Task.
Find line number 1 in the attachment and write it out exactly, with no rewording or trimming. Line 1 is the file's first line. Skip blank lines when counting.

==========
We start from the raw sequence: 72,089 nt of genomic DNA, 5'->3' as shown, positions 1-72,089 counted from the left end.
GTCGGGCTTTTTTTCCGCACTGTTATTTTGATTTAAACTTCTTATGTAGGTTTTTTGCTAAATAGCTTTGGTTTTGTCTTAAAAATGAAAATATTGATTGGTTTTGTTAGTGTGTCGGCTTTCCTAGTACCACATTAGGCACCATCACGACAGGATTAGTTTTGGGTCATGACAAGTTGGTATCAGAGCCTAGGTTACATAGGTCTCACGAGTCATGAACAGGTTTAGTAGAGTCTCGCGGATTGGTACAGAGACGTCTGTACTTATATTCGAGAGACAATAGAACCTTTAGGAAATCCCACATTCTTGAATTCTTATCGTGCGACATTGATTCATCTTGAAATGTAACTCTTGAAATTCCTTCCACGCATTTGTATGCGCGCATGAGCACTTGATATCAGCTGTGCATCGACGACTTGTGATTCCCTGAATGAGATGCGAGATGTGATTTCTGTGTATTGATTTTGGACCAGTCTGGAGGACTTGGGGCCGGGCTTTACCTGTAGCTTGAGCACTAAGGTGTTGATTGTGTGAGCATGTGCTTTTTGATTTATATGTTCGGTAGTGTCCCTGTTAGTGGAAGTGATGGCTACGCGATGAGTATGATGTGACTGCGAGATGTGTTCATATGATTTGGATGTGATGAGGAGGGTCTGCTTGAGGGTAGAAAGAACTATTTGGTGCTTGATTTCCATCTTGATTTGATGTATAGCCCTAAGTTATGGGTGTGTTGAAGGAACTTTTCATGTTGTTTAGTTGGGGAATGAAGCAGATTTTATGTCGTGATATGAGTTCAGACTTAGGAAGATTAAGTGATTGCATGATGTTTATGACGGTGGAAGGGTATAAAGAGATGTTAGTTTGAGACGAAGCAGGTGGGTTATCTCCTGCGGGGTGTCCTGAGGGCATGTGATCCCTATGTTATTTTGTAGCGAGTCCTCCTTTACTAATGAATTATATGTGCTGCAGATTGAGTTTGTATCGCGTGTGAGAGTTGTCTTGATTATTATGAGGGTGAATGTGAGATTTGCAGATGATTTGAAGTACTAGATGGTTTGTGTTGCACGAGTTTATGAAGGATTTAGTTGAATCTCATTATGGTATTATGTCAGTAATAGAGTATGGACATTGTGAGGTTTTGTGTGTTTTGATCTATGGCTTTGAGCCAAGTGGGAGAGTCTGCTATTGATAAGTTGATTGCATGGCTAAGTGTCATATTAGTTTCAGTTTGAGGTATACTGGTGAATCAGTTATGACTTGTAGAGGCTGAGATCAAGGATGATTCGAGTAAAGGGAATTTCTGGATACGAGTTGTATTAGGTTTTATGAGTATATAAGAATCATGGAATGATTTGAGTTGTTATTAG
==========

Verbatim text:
We start from the raw sequence: 72,089 nt of genomic DNA, 5'->3' as shown, positions 1-72,089 counted from the left end.